Two iconic cars made during British Leyland’s legacy. Both were superb cars in their own right with many innovative and genuinely great attributes. However, due to many factors including industrial unrest, a foolish attitude towards expenditure from the powers of be in addition to too much internal rivalry would condemn these cars to becoming relics of a bygone era.
But my story of venturing deep into the classic car world did not start from here. Oh no. That fateful day was quite some time ago. Many years and cars ago my humble beginnings started much further back. Back when times seemed alot simpler, when I could barely think forwards at all. The world was my oyster and I was starting out as a bit of a hobbying spanner monkey.
If I had to pick a point in time that sparked this interest it was probably when my dad owned a number of hot hatches. These included 2 Ford Escort XR3is, A Metro Turbo as well as a hotted up Mini 1275GT, which was more of a 1380GT! There were other cars including MkII Fiestas and even a MkIII Orion of all things!
So where did my story start? That will soon arrive in the next post.
So, the first thread gave an indicator of what one of my many interests is. I guess the time has come to give this blog more of an introduction.
Where did my interest begin? Was from my vague recollection of remembering my father tinkering with a then unloved but tweaked Mini 1275GT? Was it from seeing these old cars wafting about and with the ubiquitous Flame Red paintwork really coming alive upon the car being used, regardless of weather conditions? One thing is for sure ; it would seem that I was destined to go through a period of time with some BL rust in my blood, quite literally! Below you will find out about how I got into this game, the joys, the pitfalls of owning a car. The good, the bad and the ugly of what can come your way. However, it was a superb learning curve, and it has given me an idea of how better to go from doing tasks in terms of from A to B instead of going via C, Y and Z! Hopefully some of you may find my tales enlightening! Otherwise I apologise for wasting your time.
I guess if a tangible point had to be specified as to when my interested was sparked it would have to be on my 16th birthday, yup a fateful day. This was in the form of my birthday present; a fairly cheap MGB GT in brown. If I had any sense back then you could say that I should have run for the hills, especially if I told you that the car only had one month’s MOT and tax! However, like any naive classic car owner I could only see the positives ; an 8,000 mile Ivor Searle engine with new ancillaries, a refurbished gearbox along with new rear leaf springs.
Naturally, the photos flatter the car. They say a photo speaks a thousand words ; that is always the issue with photos:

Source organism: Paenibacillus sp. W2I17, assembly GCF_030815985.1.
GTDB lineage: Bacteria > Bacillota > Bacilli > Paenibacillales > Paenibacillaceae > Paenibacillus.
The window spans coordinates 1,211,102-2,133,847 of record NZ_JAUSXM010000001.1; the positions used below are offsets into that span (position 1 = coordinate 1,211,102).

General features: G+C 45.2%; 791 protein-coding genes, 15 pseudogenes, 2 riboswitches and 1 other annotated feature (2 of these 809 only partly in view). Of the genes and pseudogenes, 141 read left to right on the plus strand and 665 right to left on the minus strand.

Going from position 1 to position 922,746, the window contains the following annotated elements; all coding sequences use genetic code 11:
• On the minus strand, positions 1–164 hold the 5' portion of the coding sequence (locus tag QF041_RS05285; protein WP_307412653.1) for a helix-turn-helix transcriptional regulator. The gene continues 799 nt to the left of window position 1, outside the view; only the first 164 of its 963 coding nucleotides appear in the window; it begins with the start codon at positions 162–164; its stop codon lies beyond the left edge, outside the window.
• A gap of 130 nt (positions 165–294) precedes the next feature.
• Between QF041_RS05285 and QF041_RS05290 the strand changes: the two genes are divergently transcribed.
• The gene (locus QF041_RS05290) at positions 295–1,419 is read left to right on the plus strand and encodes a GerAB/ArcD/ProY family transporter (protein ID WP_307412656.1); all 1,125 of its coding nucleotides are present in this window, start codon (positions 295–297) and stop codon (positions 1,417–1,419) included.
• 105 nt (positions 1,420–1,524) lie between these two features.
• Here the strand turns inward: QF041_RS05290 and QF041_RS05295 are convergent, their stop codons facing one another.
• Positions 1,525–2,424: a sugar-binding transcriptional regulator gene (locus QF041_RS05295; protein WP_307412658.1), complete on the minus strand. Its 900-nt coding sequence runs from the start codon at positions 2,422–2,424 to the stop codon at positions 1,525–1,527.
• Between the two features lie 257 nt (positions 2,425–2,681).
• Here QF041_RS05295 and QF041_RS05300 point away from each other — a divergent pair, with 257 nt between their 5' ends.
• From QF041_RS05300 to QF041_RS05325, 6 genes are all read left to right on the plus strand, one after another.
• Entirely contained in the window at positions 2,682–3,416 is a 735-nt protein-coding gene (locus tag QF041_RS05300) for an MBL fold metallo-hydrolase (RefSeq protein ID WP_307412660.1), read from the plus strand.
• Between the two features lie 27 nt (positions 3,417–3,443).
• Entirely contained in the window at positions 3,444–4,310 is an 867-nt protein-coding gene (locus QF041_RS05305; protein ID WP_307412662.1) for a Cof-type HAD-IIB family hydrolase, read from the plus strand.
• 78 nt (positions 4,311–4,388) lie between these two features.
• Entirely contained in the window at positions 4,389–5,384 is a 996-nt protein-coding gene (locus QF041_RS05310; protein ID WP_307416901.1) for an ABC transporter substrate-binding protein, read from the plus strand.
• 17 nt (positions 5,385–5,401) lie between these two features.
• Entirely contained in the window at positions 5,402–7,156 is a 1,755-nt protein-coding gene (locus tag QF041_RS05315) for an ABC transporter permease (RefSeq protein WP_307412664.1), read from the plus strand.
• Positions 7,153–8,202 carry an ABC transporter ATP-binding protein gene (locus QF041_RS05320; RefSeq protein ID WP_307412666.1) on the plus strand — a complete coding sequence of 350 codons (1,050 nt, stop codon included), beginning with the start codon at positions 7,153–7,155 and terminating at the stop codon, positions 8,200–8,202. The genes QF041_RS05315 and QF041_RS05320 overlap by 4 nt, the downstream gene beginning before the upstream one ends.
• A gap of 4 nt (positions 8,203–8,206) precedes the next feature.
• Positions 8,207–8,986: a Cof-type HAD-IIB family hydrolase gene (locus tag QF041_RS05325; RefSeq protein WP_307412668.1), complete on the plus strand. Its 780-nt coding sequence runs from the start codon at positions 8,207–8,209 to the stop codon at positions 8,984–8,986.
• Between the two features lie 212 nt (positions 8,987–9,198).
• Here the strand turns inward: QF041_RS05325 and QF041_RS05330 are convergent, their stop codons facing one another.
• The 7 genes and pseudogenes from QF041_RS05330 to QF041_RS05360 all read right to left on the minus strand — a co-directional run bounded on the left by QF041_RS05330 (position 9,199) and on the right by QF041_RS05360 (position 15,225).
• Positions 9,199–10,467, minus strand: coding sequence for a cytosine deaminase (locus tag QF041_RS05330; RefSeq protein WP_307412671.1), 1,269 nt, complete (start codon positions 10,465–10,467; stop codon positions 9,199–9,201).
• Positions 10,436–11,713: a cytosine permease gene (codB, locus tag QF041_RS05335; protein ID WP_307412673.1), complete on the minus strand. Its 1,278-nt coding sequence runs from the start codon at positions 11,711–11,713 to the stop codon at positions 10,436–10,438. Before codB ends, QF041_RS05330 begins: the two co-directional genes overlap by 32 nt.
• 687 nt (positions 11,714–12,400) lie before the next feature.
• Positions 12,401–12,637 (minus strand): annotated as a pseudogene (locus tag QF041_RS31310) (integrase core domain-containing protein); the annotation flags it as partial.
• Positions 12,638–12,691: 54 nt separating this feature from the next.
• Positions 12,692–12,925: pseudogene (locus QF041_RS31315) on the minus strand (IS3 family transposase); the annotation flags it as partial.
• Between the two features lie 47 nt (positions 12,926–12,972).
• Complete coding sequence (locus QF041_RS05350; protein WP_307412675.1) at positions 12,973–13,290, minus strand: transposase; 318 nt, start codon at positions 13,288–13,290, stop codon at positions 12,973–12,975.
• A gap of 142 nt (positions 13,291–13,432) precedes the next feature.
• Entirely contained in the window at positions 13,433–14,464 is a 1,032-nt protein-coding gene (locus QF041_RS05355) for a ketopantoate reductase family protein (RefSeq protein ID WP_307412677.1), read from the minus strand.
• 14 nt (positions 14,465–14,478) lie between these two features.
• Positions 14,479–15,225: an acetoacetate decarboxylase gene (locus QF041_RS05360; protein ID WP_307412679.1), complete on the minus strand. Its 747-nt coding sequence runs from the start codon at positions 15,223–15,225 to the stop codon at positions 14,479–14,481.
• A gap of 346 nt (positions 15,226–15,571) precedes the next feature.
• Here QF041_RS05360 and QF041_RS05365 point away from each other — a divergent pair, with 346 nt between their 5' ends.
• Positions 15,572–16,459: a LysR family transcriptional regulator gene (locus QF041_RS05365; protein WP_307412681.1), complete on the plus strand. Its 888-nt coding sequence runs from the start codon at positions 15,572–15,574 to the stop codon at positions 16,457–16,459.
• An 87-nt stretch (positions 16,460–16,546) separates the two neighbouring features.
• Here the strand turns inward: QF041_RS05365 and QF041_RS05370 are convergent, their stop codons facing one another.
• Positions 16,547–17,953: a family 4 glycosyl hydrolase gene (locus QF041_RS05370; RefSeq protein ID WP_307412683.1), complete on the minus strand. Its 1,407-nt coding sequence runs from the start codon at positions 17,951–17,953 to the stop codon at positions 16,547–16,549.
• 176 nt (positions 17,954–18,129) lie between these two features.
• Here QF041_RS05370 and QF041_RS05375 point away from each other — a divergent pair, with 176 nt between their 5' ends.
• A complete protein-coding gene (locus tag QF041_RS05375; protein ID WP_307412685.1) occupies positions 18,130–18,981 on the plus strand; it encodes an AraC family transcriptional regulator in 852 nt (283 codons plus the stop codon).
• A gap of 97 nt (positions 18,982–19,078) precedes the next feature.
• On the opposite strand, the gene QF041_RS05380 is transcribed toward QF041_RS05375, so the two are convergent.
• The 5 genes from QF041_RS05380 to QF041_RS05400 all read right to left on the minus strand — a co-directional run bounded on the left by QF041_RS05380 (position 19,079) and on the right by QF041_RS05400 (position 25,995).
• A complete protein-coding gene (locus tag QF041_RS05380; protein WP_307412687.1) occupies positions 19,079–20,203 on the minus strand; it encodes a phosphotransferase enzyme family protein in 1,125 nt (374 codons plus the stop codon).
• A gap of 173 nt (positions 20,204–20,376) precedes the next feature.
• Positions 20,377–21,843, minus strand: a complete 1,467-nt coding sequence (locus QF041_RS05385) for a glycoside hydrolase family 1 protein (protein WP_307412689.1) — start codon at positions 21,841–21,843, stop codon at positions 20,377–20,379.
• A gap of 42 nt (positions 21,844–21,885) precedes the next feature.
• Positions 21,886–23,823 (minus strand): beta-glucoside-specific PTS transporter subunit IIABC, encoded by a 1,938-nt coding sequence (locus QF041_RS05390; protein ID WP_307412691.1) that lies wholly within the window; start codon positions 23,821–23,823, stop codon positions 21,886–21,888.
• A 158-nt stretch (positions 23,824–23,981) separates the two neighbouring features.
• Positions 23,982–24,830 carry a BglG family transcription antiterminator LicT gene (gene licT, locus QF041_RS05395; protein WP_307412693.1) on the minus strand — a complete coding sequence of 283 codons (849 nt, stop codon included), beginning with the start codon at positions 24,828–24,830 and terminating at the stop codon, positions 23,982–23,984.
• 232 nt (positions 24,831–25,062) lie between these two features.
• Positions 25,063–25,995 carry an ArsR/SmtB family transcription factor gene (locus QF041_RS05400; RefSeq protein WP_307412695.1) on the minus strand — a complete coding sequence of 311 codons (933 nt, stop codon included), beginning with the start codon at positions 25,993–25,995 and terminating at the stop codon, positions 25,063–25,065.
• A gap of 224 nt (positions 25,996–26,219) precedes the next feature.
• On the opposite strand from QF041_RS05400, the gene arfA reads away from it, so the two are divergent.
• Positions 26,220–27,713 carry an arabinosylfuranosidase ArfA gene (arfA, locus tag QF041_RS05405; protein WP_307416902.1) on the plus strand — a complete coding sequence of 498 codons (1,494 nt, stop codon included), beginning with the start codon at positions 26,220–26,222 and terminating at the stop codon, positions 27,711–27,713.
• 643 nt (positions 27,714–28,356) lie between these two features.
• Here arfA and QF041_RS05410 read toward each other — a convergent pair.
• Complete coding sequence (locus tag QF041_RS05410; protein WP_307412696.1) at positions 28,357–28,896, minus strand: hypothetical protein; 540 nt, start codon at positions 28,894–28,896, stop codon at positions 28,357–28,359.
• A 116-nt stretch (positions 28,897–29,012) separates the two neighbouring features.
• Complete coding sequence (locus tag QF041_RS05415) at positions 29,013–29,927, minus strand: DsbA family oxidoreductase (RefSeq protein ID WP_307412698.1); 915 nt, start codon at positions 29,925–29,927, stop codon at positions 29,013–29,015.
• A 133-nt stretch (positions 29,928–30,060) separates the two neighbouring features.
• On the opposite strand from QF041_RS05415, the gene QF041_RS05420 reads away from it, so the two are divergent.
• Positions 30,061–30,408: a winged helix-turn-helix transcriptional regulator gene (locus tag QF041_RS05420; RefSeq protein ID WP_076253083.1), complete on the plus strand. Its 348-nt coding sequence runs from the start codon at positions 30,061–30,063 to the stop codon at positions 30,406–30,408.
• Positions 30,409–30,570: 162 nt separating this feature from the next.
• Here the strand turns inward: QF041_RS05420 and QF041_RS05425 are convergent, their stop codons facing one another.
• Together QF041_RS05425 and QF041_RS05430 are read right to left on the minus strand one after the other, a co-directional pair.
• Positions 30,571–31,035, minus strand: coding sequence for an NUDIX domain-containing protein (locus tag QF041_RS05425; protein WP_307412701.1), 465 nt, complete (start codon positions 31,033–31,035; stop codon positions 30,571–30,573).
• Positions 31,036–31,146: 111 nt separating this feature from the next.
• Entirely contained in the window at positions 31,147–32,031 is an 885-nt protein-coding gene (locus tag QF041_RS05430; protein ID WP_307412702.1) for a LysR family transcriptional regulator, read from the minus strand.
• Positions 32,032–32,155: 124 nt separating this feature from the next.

That is the problem. A photo does only speak 1,000 words! What this photo shows is that the wings were slightly rusty at the front (nothing much), the door was iffy on the left hand side in addition to the fact that the overdrive was slipping upon the gearbox disengaging.
I could of course cut the car loose and look for something else. But what fun would that be?
The plan then was simple, or so it seemed at the time. Repaint the car, redo some of the suspension, acquire some new panels in addition to getting to grips with other areas of the car? Was it that simple? It never is, as you shall come to see in future updates.
For those of you who read my last blog you would have realised that my fateful journey into the world of BLs started back in 2002. Little did I know, it would not be an easy path to go down. Here is a tale of how a simple plan went massively out of hand.
So, I had a brown MGB, with rubber bumpers and no real class about it. To top it all off the car felt like a boat on motorways with even a ferry going across the channel rocking less, in addition to an overdrive unit which would disengage most of the time the clutch was disengage, leaving one with no overdrive. Oh, and the exhaust was blowing.
After a polish however, the brown did not look quite so bad. It would not pass an MOT however if it looked shiny! Some would say at this point we should have given up and got a better car. But was is the fun in that? The car was £600 after all…
Overdrives were not cheap units back then either. However, with some luck we did manage to locate a working overdrive rebuilt by an ex-Laycock fitter for £195 ; not too bad I guess when most wanted over £300. Being in Bolton however did make things awkward. Simultaneously, an exhaust was ordered up in the form of a Falcon single box item, for £110. With these two items it went to the now gone D & S Classics garage based down in Stratford Upon Avon. After a week the car was way way better than before. It felt direct, it was safe to leave junctions and drove well! However, more problems became apparent even if the exhaust sounded great! The steering was vaguer than a vague thing. When the garage quoted us £140 to change the rack we figured why not.